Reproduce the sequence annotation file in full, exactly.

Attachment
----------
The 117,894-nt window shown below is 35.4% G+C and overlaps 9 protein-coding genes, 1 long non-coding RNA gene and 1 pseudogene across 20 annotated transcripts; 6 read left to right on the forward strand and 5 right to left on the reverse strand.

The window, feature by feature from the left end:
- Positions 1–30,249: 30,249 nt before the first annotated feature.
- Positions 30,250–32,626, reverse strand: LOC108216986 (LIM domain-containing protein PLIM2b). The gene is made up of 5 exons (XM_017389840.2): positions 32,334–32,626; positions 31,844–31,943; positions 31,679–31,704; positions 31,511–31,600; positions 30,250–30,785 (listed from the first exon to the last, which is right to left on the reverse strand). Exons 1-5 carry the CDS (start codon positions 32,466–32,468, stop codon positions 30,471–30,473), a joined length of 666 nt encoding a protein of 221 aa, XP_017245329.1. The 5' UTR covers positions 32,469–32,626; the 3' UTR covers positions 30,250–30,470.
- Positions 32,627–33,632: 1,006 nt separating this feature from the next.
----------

The 117,894-nt window shown below is 35.4% G+C and overlaps 9 protein-coding genes, 1 long non-coding RNA gene and 1 pseudogene across 20 annotated transcripts; 6 read left to right on the forward strand and 5 right to left on the reverse strand.

The window, feature by feature from the left end:
- Positions 1–30,249: 30,249 nt before the first annotated feature.
- Positions 30,250–32,626, reverse strand: LOC108216986 (LIM domain-containing protein PLIM2b). The gene is made up of 5 exons (XM_017389840.2): positions 32,334–32,626; positions 31,844–31,943; positions 31,679–31,704; positions 31,511–31,600; positions 30,250–30,785 (listed from the first exon to the last, which is right to left on the reverse strand). Exons 1-5 carry the CDS (start codon positions 32,466–32,468, stop codon positions 30,471–30,473), a joined length of 666 nt encoding a protein of 221 aa, XP_017245329.1. The 5' UTR covers positions 32,469–32,626; the 3' UTR covers positions 30,250–30,470.
- Positions 32,627–33,632: 1,006 nt separating this feature from the next.